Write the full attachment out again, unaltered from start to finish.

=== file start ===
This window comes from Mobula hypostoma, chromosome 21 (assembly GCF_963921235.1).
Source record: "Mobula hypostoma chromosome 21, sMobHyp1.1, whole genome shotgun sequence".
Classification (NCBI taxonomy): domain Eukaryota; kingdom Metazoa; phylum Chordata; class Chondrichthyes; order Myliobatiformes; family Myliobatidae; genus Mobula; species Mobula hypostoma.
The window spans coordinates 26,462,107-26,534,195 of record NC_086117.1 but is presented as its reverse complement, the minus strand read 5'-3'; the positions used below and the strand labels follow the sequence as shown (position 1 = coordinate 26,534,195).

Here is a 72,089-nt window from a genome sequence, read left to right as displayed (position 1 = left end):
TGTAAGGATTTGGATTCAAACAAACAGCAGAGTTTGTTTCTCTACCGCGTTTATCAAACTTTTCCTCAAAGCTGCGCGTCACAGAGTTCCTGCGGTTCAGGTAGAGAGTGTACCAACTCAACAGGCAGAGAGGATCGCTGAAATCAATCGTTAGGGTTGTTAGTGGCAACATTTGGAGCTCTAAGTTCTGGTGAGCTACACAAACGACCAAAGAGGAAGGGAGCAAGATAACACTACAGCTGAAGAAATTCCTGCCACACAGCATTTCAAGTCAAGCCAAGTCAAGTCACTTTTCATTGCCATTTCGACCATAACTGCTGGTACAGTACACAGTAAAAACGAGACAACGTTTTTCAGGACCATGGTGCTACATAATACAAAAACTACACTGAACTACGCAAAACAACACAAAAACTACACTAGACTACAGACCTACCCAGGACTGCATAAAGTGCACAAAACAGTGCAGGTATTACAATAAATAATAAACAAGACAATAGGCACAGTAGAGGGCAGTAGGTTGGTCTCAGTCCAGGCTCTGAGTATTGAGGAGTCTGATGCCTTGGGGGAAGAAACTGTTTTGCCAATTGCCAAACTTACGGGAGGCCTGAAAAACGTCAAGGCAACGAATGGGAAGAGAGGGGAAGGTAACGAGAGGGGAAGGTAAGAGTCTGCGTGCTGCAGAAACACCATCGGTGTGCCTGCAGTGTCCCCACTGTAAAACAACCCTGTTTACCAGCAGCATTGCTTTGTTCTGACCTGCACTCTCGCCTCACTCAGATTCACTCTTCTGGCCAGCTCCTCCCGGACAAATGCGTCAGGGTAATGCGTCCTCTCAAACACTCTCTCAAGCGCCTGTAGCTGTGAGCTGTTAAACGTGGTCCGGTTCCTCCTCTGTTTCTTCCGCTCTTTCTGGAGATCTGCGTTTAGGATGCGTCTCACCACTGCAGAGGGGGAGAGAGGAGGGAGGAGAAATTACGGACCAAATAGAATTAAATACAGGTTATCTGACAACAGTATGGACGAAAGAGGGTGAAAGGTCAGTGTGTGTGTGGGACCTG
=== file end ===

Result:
This window comes from Mobula hypostoma, chromosome 21 (assembly GCF_963921235.1).
Source record: "Mobula hypostoma chromosome 21, sMobHyp1.1, whole genome shotgun sequence".
Classification (NCBI taxonomy): domain Eukaryota; kingdom Metazoa; phylum Chordata; class Chondrichthyes; order Myliobatiformes; family Myliobatidae; genus Mobula; species Mobula hypostoma.
The window spans coordinates 26,462,107-26,534,195 of record NC_086117.1 but is presented as its reverse complement, the minus strand read 5'-3'; the positions used below and the strand labels follow the sequence as shown (position 1 = coordinate 26,534,195).

Here is a 72,089-nt window from a genome sequence, read left to right as displayed (position 1 = left end):
TGTAAGGATTTGGATTCAAACAAACAGCAGAGTTTGTTTCTCTACCGCGTTTATCAAACTTTTCCTCAAAGCTGCGCGTCACAGAGTTCCTGCGGTTCAGGTAGAGAGTGTACCAACTCAACAGGCAGAGAGGATCGCTGAAATCAATCGTTAGGGTTGTTAGTGGCAACATTTGGAGCTCTAAGTTCTGGTGAGCTACACAAACGACCAAAGAGGAAGGGAGCAAGATAACACTACAGCTGAAGAAATTCCTGCCACACAGCATTTCAAGTCAAGCCAAGTCAAGTCACTTTTCATTGCCATTTCGACCATAACTGCTGGTACAGTACACAGTAAAAACGAGACAACGTTTTTCAGGACCATGGTGCTACATAATACAAAAACTACACTGAACTACGCAAAACAACACAAAAACTACACTAGACTACAGACCTACCCAGGACTGCATAAAGTGCACAAAACAGTGCAGGTATTACAATAAATAATAAACAAGACAATAGGCACAGTAGAGGGCAGTAGGTTGGTCTCAGTCCAGGCTCTGAGTATTGAGGAGTCTGATGCCTTGGGGGAAGAAACTGTTTTGCCAATTGCCAAACTTACGGGAGGCCTGAAAAACGTCAAGGCAACGAATGGGAAGAGAGGGGAAGGTAACGAGAGGGGAAGGTAAGAGTCTGCGTGCTGCAGAAACACCATCGGTGTGCCTGCAGTGTCCCCACTGTAAAACAACCCTGTTTACCAGCAGCATTGCTTTGTTCTGACCTGCACTCTCGCCTCACTCAGATTCACTCTTCTGGCCAGCTCCTCCCGGACAAATGCGTCAGGGTAATGCGTCCTCTCAAACACTCTCTCAAGCGCCTGTAGCTGTGAGCTGTTAAACGTGGTCCGGTTCCTCCTCTGTTTCTTCCGCTCTTTCTGGAGATCTGCGTTTAGGATGCGTCTCACCACTGCAGAGGGGGAGAGAGGAGGGAGGAGAAATTACGGACCAAATAGAATTAAATACAGGTTATCTGACAACAGTATGGACGAAAGAGGGTGAAAGGTCAGTGTGTGTGTGGGACCTG